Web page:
Informality remains widespread in South Asia despite decades of economic growth. The low earnings and high vulnerability in the informal sector make this a major development issue for the region. Yet, there is no consensus on its causes and consequences, with the debate polarized between a view that informality is a problem of regulatory evasion and should be eradicated, and another which equates informality with economic exclusion. These views are at odds with the heterogeneity observed among informal firms. Recent advances in analyzing informality as the outcome of firm dynamics in distorted economic environments can help reconcile them. Building on these advances, the approach adopted in this volume clarifies that there are different types of informality, with different drivers and consequences. Using this approach, the papers in this volume revisit old questions about the relationship of informality to regulation and taxation, and also pose new ones, such as how digital technologies and multi-faceted policy designs can improve prospects in the informal sector. They have four main messages. First, informality in South Asia is dominated by firms that happen to be outside the purview of regulations because they are small, as opposed to those that remain small to escape regulations. Second, reforms of business regulations tend to have small direct effects on the informal sector, though they could have sizable indirect impacts on it if they succeed in removing major inefficiencies in the broader economy. Third, e-commerce platforms (and similar technologies) offer new opportunities to informal firms and workers, but many of them lack complementary skills or credit to benefit from such technologies. Fourth, a combination of contributory and non-contributory programs recognizing the heterogenous saving capacities of informal workers may be necessary to achieve more universal coverage of social insurance. A multi-pronged strategy is needed to tackle the developmental challenges presented by informality.
"This edited volume represents an important step forward in rethinking informality in South Asia and elsewhere. First, it highlights the sheer size of the informal economy and the complex vulnerabilities of the informal workforce across South Asia. It also highlights the heterogeneity of the informal economy by sectors of the economy, income and wealth quintiles, ability to save, and more. Second, it recognizes that the development challenge associated with informality has less to do with a low tax base and more to do with vulnerable jobs and low productivity. Third, it interrogates the relationship of informal workers and informal firms to regulations, taxation, social insurance, and e-commerce platforms. Given the heterogeneity of the informal economy, the empirical findings often challenge dominant theories and assumptions about informality, notably, by showing that most informal operators are not seeking to evade or avoid regulations and taxations. In so doing, the volume shifts the focus to distortions in labor and product markets. Fourth, and most important, the editors call for a policy shift from a focus on reducing informality toward “the removal of the underlying constraints” in order “to improve the lives of informal workers and the growth opportunities for informal firms.” Such an approach is particularly timely, given the significant negative impact of the COVID-19 pandemic-recession on informal workers. In conclusion, the contributors and editors of this volume call for more such in-depth analyses of informal labor market mechanisms and associated policy implications."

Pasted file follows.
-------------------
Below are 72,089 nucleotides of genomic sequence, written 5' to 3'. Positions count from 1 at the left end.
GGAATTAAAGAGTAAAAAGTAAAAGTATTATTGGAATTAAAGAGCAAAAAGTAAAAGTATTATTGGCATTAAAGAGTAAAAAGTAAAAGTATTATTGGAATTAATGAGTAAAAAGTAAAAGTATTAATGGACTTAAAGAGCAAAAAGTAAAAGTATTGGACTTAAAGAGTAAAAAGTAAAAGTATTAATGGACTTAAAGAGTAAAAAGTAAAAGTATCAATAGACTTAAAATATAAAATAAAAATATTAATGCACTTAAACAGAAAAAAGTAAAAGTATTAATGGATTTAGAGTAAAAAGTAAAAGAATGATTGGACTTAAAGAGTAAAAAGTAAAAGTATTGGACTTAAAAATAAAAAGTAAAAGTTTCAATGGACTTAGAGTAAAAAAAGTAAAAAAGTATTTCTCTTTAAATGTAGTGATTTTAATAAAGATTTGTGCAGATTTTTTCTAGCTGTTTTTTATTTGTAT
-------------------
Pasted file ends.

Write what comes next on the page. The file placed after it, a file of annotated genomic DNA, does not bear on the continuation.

- Marty Chen, Senior Adviser, WIEGO Network, and Lecturer in Urban Planning and Design, Harvard Graduate School of Design
"South Asia has some of the most restrictive labor regulations in the world; it also has a large informal sector. If you thought there was a simple relationship between these two facts, this book will “rock your priors.” And for e-commerce platforms to mobilize the informal sector, this book shows what else needs to happen to make it a reality. A shining example of rigorous empirical analysis shedding new light on one of South Asia’s oldest problems."
- Shanta Devarajan, Professor of the Practice of International Development, Edmund A. Walsh School of Foreign Service, Georgetown University
"Informality is a central obstacle to inclusive growth in developing countries. Bussolo and Sharma have put together an excellent collection of essays to help understand its determinants in South Asia. They present fresh evidence on standard topics like the impact of taxation and social insurance on firm and worker behavior; and they open new areas of research, including the impact of COVID-19 and online sales on informality, and the role of socioemotional skills. Policy makers and researchers interested in that region will find this volume to be very useful."
- Santiago Levy, Senior Fellow, Brookings Institution